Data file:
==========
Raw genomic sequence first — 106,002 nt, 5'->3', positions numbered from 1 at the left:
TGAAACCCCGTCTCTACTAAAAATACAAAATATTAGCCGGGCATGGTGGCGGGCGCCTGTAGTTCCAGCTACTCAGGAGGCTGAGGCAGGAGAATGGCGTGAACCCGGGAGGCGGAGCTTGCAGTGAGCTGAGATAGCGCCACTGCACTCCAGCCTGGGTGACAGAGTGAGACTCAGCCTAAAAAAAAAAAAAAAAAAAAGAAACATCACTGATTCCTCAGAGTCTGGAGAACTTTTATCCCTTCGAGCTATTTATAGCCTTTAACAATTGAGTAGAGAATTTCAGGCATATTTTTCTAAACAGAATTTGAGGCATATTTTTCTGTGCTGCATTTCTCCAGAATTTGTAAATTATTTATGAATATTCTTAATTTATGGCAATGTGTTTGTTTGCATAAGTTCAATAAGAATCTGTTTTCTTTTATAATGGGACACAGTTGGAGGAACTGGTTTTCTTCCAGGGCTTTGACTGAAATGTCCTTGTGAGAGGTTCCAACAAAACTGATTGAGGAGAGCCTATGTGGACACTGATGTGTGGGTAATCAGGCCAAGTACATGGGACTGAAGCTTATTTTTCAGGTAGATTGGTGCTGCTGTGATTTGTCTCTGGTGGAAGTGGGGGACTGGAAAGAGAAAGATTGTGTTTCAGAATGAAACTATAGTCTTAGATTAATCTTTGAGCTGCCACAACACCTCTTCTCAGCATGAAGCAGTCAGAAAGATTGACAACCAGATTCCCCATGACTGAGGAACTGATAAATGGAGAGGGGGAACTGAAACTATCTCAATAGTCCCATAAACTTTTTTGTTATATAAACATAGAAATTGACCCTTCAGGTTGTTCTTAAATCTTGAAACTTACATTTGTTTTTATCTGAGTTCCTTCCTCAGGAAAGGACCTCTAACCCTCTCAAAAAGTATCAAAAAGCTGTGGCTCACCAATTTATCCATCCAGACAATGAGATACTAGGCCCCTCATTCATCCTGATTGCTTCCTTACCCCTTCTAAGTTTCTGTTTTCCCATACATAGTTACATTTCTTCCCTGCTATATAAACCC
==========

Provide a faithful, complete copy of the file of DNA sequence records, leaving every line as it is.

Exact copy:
Raw genomic sequence first — 106,002 nt, 5'->3', positions numbered from 1 at the left:
TGAAACCCCGTCTCTACTAAAAATACAAAATATTAGCCGGGCATGGTGGCGGGCGCCTGTAGTTCCAGCTACTCAGGAGGCTGAGGCAGGAGAATGGCGTGAACCCGGGAGGCGGAGCTTGCAGTGAGCTGAGATAGCGCCACTGCACTCCAGCCTGGGTGACAGAGTGAGACTCAGCCTAAAAAAAAAAAAAAAAAAAAGAAACATCACTGATTCCTCAGAGTCTGGAGAACTTTTATCCCTTCGAGCTATTTATAGCCTTTAACAATTGAGTAGAGAATTTCAGGCATATTTTTCTAAACAGAATTTGAGGCATATTTTTCTGTGCTGCATTTCTCCAGAATTTGTAAATTATTTATGAATATTCTTAATTTATGGCAATGTGTTTGTTTGCATAAGTTCAATAAGAATCTGTTTTCTTTTATAATGGGACACAGTTGGAGGAACTGGTTTTCTTCCAGGGCTTTGACTGAAATGTCCTTGTGAGAGGTTCCAACAAAACTGATTGAGGAGAGCCTATGTGGACACTGATGTGTGGGTAATCAGGCCAAGTACATGGGACTGAAGCTTATTTTTCAGGTAGATTGGTGCTGCTGTGATTTGTCTCTGGTGGAAGTGGGGGACTGGAAAGAGAAAGATTGTGTTTCAGAATGAAACTATAGTCTTAGATTAATCTTTGAGCTGCCACAACACCTCTTCTCAGCATGAAGCAGTCAGAAAGATTGACAACCAGATTCCCCATGACTGAGGAACTGATAAATGGAGAGGGGGAACTGAAACTATCTCAATAGTCCCATAAACTTTTTTGTTATATAAACATAGAAATTGACCCTTCAGGTTGTTCTTAAATCTTGAAACTTACATTTGTTTTTATCTGAGTTCCTTCCTCAGGAAAGGACCTCTAACCCTCTCAAAAAGTATCAAAAAGCTGTGGCTCACCAATTTATCCATCCAGACAATGAGATACTAGGCCCCTCATTCATCCTGATTGCTTCCTTACCCCTTCTAAGTTTCTGTTTTCCCATACATAGTTACATTTCTTCCCTGCTATATAAACCC